Note that you need not make estimated tax payments if you expect to owe less than $1,000 in tax.
How Do I File My Annual Return?
When filing taxes self employed, don’t let the process throw you for a loop. You need to add a few more forms to your tax return, but you’re still doing the same thing you’ve always done: you’re just adding up your earnings and then taking any deductions you can.
You’ll start by gathering all of the forms and paperwork you need. The IRS forms you need will be the following:
- Form 1040
- Schedule C
- Schedule SE
- Schedule F (if you’re a farmer)
You will also need some forms and receipts of your own. You may not need all of these forms. You won’t have a Schedule K, for example, unless you’re part of a business partnership. You will need to gather some or all of the following, depending on your situation:
- Form 1099-MISC or 1099-NEC
- Schedule K
- Business income statement / records
- Receipts for business expenses
Once you have all the paperwork you need, the IRS instructions will guide you through where to report the numbers on your tax forms.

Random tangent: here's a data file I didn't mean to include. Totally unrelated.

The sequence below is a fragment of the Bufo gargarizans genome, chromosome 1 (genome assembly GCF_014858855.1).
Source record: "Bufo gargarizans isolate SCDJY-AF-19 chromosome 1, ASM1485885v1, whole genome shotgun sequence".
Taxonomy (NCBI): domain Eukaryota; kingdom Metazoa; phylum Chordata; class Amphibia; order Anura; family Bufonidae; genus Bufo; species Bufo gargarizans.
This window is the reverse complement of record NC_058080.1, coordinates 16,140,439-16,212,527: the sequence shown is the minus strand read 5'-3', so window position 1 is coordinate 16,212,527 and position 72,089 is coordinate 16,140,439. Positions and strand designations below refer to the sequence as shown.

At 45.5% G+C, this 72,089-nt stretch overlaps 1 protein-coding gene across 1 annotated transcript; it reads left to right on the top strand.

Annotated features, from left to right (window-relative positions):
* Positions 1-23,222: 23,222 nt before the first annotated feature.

Send it all to a Professional
If you run a small business, you may find filing taxes self employed fairly easy. But there are some cases where a tax professional can come in handy. There is often, for example, confusion about when you can take the home office deduction and when you can’t. The rules for limited liability companies can also get a little complex. If thinking about it all gives you a headache, a professional CPA may be well worth the cost. She may also be able to reduce your tax liability by finding deductions you may have missed.
Married Couples Business – What is a Qualified Joint Venture?